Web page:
Issue Details: First known date: 1986 1986
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Publication Details of Only Known VersionEarliest 2 Known Versions of

Works about this Work

‘A Heart That Could be Strong and True’ : Kenneth Cook’s Wake in Fright as Queer Interior Monique Rooney , 2011 single work criticism
— Appears in: JASAL , Special Issue vol. 11 no. 1 2011; (p. 1-15)
'In ' "A heart that could be strong and true": Kenneth Cook's Wake in Fright as queer interior' Monique Rooney presents a compelling reading of the complicated relations between self and other, interior and exterior, in the iconic, troubling text of Wake in Fright. Her discussion focuses on the play of aurality and lyricism in the novel's account of outsider relations, and proposes a reading that draws on Michael Snediker's 'emphasis on a potentially joyful Freud' in classic accounts of queer melancholy in order to attend to what she determines is a 'critique of processes of masculinist dis-identification' in the novel. This important discussion works to reanimate critical consideration not only of a significant and neglected text, but also of broader debates around the reach and nature of metropolitan subjectivities in post- WWII literature in Australia.' (Source: Introduction : Archive Madness, p. 3)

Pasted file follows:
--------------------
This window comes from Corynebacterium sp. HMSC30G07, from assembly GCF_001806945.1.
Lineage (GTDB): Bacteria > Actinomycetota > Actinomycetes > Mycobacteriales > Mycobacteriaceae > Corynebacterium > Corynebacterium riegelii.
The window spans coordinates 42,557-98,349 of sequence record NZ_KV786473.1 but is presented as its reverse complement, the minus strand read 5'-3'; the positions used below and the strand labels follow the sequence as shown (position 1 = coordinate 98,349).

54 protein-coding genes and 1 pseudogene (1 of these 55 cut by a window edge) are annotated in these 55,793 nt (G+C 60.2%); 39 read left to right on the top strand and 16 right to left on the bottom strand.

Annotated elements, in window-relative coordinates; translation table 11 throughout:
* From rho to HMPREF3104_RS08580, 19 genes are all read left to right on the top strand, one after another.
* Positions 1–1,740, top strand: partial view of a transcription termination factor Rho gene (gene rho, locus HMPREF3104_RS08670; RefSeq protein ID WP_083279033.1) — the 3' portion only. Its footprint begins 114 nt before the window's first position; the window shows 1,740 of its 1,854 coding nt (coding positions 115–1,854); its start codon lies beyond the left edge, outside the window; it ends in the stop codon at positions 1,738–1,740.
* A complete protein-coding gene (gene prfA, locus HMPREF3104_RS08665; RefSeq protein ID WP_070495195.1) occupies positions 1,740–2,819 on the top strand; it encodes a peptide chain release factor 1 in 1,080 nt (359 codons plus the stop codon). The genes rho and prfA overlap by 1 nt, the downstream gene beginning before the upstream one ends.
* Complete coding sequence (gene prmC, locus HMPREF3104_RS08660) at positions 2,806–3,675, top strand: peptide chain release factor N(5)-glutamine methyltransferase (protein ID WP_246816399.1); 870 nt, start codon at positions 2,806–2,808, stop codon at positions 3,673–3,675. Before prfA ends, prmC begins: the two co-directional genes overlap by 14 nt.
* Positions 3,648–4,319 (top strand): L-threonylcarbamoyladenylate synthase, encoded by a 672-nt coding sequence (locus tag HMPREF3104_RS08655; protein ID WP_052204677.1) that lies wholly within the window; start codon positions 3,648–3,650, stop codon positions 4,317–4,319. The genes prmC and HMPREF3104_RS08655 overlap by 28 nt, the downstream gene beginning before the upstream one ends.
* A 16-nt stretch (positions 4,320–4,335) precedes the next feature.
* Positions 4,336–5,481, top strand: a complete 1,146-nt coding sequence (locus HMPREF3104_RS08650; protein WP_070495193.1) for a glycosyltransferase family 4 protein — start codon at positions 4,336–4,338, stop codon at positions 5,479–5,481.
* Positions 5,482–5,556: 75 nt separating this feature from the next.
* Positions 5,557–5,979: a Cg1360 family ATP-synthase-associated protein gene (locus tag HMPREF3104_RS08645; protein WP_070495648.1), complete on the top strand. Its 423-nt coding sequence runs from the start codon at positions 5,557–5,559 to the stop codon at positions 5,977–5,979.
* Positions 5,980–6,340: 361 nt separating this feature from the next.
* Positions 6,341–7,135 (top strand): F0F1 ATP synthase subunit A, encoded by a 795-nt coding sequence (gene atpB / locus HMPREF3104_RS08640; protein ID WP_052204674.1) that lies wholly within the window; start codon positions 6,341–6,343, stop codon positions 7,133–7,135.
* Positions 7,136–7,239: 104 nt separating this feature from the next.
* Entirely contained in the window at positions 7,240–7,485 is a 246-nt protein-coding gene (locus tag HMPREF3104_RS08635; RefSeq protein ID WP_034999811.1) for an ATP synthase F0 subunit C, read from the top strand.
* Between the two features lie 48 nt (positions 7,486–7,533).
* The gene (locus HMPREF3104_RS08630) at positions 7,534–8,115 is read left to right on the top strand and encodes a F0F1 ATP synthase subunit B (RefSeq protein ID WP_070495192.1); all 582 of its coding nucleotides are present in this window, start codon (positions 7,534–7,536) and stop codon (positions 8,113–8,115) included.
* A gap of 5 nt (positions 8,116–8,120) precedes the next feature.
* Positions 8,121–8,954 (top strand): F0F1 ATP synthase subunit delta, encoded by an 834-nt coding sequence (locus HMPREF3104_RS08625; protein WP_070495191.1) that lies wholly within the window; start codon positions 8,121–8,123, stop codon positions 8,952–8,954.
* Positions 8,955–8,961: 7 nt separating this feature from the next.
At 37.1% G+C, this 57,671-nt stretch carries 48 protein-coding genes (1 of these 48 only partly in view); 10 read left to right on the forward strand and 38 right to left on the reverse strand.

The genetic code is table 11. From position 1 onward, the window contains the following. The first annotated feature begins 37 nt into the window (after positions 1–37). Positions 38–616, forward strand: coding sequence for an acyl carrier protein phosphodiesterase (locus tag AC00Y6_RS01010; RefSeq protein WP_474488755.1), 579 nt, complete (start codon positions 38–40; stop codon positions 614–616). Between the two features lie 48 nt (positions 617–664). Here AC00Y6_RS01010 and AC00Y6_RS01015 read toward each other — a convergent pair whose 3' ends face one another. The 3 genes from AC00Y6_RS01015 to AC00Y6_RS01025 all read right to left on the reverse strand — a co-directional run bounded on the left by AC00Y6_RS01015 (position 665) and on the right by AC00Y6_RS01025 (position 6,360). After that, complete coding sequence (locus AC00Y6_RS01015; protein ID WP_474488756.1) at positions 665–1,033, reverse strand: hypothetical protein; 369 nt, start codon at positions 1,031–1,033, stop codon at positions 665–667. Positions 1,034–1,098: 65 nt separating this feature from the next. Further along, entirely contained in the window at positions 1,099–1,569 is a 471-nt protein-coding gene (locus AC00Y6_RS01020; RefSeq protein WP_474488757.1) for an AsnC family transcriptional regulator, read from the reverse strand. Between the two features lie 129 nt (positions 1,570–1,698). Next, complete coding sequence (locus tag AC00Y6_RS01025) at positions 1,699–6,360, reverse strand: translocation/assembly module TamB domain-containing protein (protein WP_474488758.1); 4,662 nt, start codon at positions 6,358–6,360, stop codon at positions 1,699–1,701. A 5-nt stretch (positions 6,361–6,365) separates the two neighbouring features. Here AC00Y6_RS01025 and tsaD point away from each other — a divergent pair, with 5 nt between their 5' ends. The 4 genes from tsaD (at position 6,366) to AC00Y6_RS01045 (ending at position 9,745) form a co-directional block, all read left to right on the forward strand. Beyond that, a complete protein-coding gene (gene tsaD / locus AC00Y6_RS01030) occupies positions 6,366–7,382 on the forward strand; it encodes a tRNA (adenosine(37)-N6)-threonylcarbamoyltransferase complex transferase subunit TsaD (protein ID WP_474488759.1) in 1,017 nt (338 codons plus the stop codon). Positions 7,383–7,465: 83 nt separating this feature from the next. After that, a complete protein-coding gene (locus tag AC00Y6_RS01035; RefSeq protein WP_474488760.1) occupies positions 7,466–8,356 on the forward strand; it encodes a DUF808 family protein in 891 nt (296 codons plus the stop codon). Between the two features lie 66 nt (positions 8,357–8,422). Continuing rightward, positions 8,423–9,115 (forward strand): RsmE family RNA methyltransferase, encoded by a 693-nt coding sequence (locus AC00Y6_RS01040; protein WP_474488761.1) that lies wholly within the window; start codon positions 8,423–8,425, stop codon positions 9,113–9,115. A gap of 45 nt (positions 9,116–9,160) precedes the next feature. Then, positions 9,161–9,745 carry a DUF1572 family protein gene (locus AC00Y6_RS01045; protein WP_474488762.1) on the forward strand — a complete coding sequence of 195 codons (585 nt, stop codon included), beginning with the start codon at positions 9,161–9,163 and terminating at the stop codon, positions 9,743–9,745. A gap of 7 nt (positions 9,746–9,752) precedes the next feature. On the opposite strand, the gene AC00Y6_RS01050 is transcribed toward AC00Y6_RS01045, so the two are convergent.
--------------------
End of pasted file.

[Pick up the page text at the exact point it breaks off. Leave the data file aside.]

‘A Heart That Could be Strong and True’ : Kenneth Cook’s Wake in Fright as Queer Interior Monique Rooney , 2011 single work criticism
— Appears in: JASAL , Special Issue vol. 11 no. 1 2011; (p. 1-15)
'In ' "A heart that could be strong and true": Kenneth Cook's Wake in Fright as queer interior' Monique Rooney presents a compelling reading of the complicated relations between self and other, interior and exterior, in the iconic, troubling text of Wake in Fright. Her discussion focuses on the play of aurality and lyricism in the novel's account of outsider relations, and proposes a reading that draws on Michael Snediker's 'emphasis on a potentially joyful Freud' in classic accounts of queer melancholy in order to attend to what she determines is a 'critique of processes of masculinist dis-identification' in the novel. This important discussion works to reanimate critical consideration not only of a significant and neglected text, but also of broader debates around the reach and nature of metropolitan subjectivities in post- WWII literature in Australia.' (Source: Introduction : Archive Madness, p. 3)
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